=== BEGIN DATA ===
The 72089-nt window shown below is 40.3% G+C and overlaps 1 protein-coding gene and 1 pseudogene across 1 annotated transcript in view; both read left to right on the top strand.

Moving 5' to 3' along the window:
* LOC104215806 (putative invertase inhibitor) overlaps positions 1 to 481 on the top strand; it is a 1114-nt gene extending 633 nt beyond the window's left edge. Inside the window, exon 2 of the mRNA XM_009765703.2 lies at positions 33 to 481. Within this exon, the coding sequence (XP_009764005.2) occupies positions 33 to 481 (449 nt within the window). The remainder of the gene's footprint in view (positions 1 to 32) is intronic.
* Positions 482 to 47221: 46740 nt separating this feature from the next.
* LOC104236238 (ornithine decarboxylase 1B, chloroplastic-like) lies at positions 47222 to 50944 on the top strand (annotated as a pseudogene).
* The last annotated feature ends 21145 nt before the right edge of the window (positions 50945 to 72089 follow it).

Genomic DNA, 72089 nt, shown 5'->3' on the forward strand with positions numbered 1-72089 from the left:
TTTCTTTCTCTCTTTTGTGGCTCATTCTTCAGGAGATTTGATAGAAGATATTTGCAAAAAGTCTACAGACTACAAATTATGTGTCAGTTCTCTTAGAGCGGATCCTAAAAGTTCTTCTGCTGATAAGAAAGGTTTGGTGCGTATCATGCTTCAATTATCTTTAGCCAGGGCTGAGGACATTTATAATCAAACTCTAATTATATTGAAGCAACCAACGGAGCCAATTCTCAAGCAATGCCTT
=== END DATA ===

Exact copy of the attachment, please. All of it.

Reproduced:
The 72089-nt window shown below is 40.3% G+C and overlaps 1 protein-coding gene and 1 pseudogene across 1 annotated transcript in view; both read left to right on the top strand.

Moving 5' to 3' along the window:
* LOC104215806 (putative invertase inhibitor) overlaps positions 1 to 481 on the top strand; it is a 1114-nt gene extending 633 nt beyond the window's left edge. Inside the window, exon 2 of the mRNA XM_009765703.2 lies at positions 33 to 481. Within this exon, the coding sequence (XP_009764005.2) occupies positions 33 to 481 (449 nt within the window). The remainder of the gene's footprint in view (positions 1 to 32) is intronic.
* Positions 482 to 47221: 46740 nt separating this feature from the next.
* LOC104236238 (ornithine decarboxylase 1B, chloroplastic-like) lies at positions 47222 to 50944 on the top strand (annotated as a pseudogene).
* The last annotated feature ends 21145 nt before the right edge of the window (positions 50945 to 72089 follow it).

Genomic DNA, 72089 nt, shown 5'->3' on the forward strand with positions numbered 1-72089 from the left:
TTTCTTTCTCTCTTTTGTGGCTCATTCTTCAGGAGATTTGATAGAAGATATTTGCAAAAAGTCTACAGACTACAAATTATGTGTCAGTTCTCTTAGAGCGGATCCTAAAAGTTCTTCTGCTGATAAGAAAGGTTTGGTGCGTATCATGCTTCAATTATCTTTAGCCAGGGCTGAGGACATTTATAATCAAACTCTAATTATATTGAAGCAACCAACGGAGCCAATTCTCAAGCAATGCCTT